For a little while now, the elite of the tech journalism world have been behind closed doors, testing the Apple iPad ahead of its release this Saturday. And after sitting down with the device -- which Apple is trumpeting as the future of computing, while critics fear it as foretelling the coming infantilization of user interfaces -- they're actually pretty impressed! Here's what the Important Tech Writers of Our Time have been saying:
Kids educational website BrainPOP have a great animated short celebrating the life of a historical figure who was English nobility, a child of Lord Byron, a friend of Charles Babbage, a mathematician, the first programmer, and a woman.
Pay attention, Computer Engineer Barbie. This is Ada Lovelace. Programmer of the old school. Yeah, back when it took a room of clockwork to add and subtract. Back when using punch cards was the next big innovation. Respect.
Sock it to 'em, Ada!
NASA has an Office of Planetary Protection. It's where the Officer of Planetary Protection works. And that may be the most awesome thing I've heard all week. Goodnight everybody! ...Just kidding. But there really is an Office of Planetary Protection at NASA, and its job is to keep us from irretrievably screwing up interaction between terrestrial life and extra-terrestrial life (or possible extra-terrestrial life). Boing Boing has an article up about the ever-changing job of creating the protocol that we use to avoid horrible science fiction disasters.
As we all know, the internet is 90% cats. Here is one of them. It plays a little drum, and it dances a bit. Mostly it plays a keyboard. We suppose that would make it a keyboard cat. But not the first keyboard cat. A second keyboard cat.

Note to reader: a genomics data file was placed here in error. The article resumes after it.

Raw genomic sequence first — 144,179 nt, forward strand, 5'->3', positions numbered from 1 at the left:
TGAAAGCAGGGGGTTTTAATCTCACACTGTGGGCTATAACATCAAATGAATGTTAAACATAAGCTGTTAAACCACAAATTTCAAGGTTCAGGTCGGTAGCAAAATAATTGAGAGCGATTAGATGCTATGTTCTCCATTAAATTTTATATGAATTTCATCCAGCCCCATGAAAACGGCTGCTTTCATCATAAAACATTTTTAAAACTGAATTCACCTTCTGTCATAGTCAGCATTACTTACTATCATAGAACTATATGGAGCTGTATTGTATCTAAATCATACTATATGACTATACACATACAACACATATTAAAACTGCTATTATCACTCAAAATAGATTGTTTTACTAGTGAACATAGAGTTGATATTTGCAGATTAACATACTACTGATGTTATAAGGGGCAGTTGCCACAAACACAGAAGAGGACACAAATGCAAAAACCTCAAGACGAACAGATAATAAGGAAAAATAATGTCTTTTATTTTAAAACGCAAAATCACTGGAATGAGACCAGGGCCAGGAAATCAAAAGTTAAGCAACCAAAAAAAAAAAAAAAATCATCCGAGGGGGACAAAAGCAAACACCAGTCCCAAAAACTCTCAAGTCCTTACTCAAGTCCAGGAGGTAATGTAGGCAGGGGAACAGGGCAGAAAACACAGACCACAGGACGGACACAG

Accompany our exit with a musical selection, piano feline!
Chalk one up for the geeks: while countless music magazines out there would have done anything to get their grubby paws on the cover art for electro-indie band MGMT's upcoming album, Congratulations, they were beaten to the punch -- by geeky curiosity blog Boing Boing. The cover was painted by Trinidad and Tobago-born artist and cartoonist Anthony Ausgang, who told Boing Boing that the band was a pleasure to work with: "A lot of people who commission a painting only know what they don't want; fortunately MGMT knew what they wanted and let me do it my way." Fully sized Congratulations cover art after the jump:
A brief perusal of Wikipedia shows that John Maynard Keynes and F. A. Hayek never fought each other on Celebrity Deathmatch. If this is something over which you might mourn, the you'll be interested to know that Econstories.tv has a really nicely produced video depicting a rap battle between the two titans of economics.
At first we were worried that we didn't understand enough about economics to post this video. Then we remembered that nobody understands enough about economics, and we felt a little better.
We're not joking. Check out the videos after the jump if you don't believe us.
Jonathan Alberico (deviantART alias Macabre151) has built two firing models of steampunk inspired weapons, Doris and Black Betty.
"Doris" is a rifle, or, to be more appropriate, a blunderbuss that can be loaded with either a magazine of four ping-pong balls or a barrel-full of confetti.
Also in Alberico's deviantART gallery is his "Black Betty," a handgun equipped with two 40 caliber balls. If you don't have any projectiles for it, it can also simply ignite flash paper. Which allows it to shoot fire.
The video is after the jump. What are you waiting for?
What's got 24 legs made of hospital oxygen tubes, has 6 compressors that were used in Gulf War nerve gas detecting equipment, and won two first prizes at the Hackers' Conference in 2005? Answer: this incredible robot, designed by roboticist syntience. Video after the jump:
The infographic whizzes at GOOD have once again teamed up with branding and communication design firm Design Language to turn abstract numbers into compelling visuals: This time, by looking at the amount of money different countries, businesses, and NGOs have given to Haiti.